Monday, February 17, 2014

Egypt Reborn Tour at the Brooklyn Museum

The Canvas

My favorite type of art is ancient Egyptian art. So when I heard about the tour called Egypt Reborn when I arrived at the Brooklyn Museum, I was obviously interested. Fortunately, the tour was extremely enlightening since the tour guide was knowledgeable about the subject. At the end of the tour, I even asked if she was an Egyptologist. She stated that she was not and that the Brooklyn Museum informed her about ancient Egyptian art. Perhaps I could volunteer as a tour guide at the Brooklyn Museum some time.

Here are some things that I noticed during and after the tour:
1. The women in ancient Egyptian art mainly have yellowish skin.

Most ancient Egyptian artworks are of people who are from upper class backgrounds rather than members of the working class. Upper class women in ancient Egypt, despite having more rights than women in other cultures and societies, such as the right to divorce and own property, had to adhere to certain standards of domesticity. Since upper class women usually stayed at home, their skin tended to be lighter than the skin tone of the upper class men. Gender dynamics were especially present in the first image, Stela of Maaty and Dedwi. Dedwi, the woman on the left, is both lighter and significantly smaller than her husband, Maaty, the man on the right. The hierarchical scale in ancient Egyptian art explains Dedwi’s significantly smaller size. Ancient Egyptian art uses hierarchical scale, making more important figures larger and less important figures smaller. The Stela of Maaty and Dedwi shows that despite having a significant amount of power, women were generally, but not always, depicted as less important than men.

2. Akhenaten and Nefertiti, who defined the Amarna period, were hated. 

Sir Flinders Petrie, a British Egyptologist, during an excavation of el Amarna during the 1890s, noticed that nearly all of the statues of Akhenaten and Nefertiti were destroyed. After the Amarna period, pharaohs wished for the “heretic” king and queen to be forgotten. The Torso of Akhenaten, the image of the left, is a fragment from a destroyed statue of Akhenaten. In one of the images on the right, called Nefertiti and her Daughter, Nefertiti’s face has been marred. Nefertiti’s daughter’s face, on the other hand, has been untouched.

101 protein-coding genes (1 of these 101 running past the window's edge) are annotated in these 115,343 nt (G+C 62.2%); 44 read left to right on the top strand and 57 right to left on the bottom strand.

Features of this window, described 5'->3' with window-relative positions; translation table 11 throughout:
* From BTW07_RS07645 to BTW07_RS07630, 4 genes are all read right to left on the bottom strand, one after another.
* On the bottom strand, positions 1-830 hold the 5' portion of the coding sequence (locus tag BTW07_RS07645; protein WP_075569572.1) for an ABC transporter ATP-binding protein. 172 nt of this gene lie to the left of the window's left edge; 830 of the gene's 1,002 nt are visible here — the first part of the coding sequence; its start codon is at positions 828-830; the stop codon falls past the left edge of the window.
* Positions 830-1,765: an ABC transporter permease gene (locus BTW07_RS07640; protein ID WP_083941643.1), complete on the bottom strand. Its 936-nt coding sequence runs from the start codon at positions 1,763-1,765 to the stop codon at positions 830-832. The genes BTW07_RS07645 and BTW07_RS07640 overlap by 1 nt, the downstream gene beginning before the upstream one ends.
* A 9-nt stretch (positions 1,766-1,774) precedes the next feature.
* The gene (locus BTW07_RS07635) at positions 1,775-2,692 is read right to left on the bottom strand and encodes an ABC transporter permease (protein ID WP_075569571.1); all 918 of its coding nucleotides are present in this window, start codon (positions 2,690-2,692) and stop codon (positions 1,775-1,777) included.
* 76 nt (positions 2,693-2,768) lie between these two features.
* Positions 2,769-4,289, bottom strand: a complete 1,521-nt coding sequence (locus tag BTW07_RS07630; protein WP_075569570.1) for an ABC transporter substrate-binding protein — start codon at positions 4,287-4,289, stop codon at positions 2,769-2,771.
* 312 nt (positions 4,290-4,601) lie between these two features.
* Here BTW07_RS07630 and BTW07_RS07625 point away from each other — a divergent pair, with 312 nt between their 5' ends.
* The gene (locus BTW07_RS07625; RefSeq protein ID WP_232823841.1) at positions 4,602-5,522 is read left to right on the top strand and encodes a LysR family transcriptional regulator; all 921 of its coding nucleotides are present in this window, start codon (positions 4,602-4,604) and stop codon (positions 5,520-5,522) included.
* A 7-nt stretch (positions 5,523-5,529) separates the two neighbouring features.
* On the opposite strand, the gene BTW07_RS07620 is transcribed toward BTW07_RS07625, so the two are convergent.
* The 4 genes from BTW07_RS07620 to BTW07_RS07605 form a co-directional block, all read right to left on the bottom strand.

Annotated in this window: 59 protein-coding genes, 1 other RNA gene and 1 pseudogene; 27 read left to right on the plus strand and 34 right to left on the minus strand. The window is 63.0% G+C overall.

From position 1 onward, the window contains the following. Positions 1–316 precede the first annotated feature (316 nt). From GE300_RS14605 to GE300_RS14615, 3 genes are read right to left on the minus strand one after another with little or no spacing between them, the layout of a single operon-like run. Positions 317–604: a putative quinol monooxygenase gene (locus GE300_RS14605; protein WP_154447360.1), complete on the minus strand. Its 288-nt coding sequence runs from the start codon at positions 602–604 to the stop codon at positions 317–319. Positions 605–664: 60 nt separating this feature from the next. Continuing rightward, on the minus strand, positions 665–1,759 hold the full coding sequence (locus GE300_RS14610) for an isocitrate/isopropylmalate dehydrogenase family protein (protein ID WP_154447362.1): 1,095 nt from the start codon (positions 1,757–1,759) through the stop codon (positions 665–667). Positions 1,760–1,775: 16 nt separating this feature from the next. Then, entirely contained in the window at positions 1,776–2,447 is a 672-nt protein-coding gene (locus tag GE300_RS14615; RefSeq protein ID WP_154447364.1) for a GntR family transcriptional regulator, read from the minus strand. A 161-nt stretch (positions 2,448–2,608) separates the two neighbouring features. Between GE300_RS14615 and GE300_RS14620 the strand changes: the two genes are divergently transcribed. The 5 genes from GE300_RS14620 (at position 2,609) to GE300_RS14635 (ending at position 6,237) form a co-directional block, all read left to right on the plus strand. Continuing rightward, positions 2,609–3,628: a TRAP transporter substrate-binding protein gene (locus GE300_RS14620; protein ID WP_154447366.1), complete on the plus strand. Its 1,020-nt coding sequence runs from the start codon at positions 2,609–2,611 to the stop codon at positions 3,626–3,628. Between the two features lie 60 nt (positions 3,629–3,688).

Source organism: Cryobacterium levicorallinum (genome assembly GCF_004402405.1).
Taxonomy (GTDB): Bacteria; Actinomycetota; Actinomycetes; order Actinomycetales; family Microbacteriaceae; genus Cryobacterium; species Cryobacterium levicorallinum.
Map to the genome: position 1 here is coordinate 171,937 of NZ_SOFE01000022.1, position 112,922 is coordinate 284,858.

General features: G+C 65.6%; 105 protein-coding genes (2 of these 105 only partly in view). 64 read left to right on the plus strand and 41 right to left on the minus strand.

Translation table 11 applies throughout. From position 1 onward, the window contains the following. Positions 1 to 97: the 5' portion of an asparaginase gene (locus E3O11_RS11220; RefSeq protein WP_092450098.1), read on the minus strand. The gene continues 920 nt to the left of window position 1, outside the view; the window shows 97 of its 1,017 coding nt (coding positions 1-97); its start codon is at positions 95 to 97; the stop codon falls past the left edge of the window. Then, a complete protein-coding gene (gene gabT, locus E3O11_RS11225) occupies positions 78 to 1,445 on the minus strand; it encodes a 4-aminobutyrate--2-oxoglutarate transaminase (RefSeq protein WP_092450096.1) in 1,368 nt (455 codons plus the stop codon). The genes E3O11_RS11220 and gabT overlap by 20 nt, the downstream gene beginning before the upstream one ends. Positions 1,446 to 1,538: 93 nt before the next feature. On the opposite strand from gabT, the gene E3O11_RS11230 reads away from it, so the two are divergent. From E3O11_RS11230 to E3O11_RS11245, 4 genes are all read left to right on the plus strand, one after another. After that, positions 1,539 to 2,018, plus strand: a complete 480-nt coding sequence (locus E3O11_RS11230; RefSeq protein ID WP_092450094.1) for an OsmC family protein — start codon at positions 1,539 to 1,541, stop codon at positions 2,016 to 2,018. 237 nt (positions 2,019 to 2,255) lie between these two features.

3. Ancient Egyptians were usually depicted as youthful, but there were a few exceptions.
The image on the left, the Relief of Akhty-hotep, depicts Akhty-hotep with a slim, yet muscular frame and youthful facial features. This was probably not because Akhty-hotep actually died at an early age, but because he wanted to be depicted as youthful in his afterlife. The Relief of Akhty-hotep was far from unique. In most ancient Egyptian art, people were portrayed as slim, strong, and most of all, young. However, this was not always the case. The image of the right, Relief of an Aged Courtier, serves as one of the exceptions. The courtier’s body has sagging muscles. His face has a double chin and does not look taut like the faces of most people in ancient Egyptian art. His most noticeable feature is the large vein in his forearm. Although the reason for a depiction of an elderly person is unknown, one possible reason could be the increased emphasis on naturalism during the Amarna period.

That’s all for now. To find out more about ancient Egyptian art and culture, check out the third floor of the Brooklyn Museum. Also, here is a fourth fun fact: The Brooklyn Museum ranks number three in ancient Egyptian art exhibits. Maybe that’s why the Brooklyn Museum is my favorite museum.

          -Jacqueline Retalis

1 comment:

  1. Hi,
    Thanks for sharing such a wonderful experience of yours. I love this post. Egyptian art reached a high level in painting and sculpture. I love Egyptian art. If you want to know more Egypt Culture then, please check these out: Egypt Tourist Attractions.

    ReplyDelete